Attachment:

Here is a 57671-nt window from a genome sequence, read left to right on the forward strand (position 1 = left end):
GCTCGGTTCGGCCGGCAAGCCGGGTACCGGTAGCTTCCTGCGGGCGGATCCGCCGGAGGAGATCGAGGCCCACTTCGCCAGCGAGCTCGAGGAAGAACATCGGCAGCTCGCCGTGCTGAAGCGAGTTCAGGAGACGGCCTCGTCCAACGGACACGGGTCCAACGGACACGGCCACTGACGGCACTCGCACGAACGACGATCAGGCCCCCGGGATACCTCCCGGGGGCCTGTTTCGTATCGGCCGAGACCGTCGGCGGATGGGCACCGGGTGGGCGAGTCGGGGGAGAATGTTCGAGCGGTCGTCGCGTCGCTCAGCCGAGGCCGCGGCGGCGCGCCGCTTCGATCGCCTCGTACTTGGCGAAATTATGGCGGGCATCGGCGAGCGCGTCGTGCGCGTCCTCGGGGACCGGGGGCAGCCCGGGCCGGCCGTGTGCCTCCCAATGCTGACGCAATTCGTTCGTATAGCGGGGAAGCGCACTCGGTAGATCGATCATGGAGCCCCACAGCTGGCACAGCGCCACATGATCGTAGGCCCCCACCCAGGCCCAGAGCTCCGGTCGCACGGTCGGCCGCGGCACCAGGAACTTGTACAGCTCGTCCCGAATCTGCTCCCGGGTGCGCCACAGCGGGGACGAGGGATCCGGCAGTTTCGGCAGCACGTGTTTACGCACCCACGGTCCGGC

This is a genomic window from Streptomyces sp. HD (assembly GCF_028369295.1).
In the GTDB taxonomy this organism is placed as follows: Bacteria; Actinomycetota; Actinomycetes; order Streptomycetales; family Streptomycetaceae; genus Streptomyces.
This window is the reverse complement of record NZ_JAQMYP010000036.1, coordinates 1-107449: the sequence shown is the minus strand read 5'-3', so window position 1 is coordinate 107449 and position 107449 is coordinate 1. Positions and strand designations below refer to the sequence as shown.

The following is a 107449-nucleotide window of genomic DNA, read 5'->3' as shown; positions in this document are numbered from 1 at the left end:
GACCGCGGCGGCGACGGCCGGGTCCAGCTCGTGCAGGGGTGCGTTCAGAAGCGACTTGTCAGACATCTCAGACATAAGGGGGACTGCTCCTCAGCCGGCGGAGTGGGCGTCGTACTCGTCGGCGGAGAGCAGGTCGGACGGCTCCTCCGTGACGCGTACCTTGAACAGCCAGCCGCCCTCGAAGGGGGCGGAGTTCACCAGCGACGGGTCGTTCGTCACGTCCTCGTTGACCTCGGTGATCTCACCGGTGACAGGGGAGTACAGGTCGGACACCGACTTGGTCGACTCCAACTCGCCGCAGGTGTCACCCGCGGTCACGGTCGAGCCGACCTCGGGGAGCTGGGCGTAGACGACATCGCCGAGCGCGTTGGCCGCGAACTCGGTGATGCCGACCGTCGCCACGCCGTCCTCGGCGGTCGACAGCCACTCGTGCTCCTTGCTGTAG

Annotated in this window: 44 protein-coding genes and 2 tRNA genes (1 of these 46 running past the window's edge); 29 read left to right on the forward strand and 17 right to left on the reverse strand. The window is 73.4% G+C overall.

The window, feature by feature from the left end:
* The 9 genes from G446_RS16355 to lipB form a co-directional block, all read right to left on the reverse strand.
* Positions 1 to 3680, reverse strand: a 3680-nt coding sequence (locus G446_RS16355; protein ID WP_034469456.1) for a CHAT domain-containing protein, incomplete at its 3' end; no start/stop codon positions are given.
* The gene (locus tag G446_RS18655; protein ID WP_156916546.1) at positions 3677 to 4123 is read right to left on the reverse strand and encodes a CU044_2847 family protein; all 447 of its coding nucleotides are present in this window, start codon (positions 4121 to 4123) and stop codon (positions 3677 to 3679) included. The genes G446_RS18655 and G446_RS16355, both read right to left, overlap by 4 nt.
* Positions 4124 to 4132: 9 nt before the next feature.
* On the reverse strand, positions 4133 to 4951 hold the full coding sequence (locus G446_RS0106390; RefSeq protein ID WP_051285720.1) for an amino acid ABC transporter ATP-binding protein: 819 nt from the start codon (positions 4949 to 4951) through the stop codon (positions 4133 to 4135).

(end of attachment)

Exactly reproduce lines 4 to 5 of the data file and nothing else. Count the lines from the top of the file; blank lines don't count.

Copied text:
In the GTDB taxonomy this organism is placed as follows: Bacteria; Actinomycetota; Actinomycetes; order Streptomycetales; family Streptomycetaceae; genus Streptomyces.
This window is the reverse complement of record NZ_JAQMYP010000036.1, coordinates 1-107449: the sequence shown is the minus strand read 5'-3', so window position 1 is coordinate 107449 and position 107449 is coordinate 1. Positions and strand designations below refer to the sequence as shown.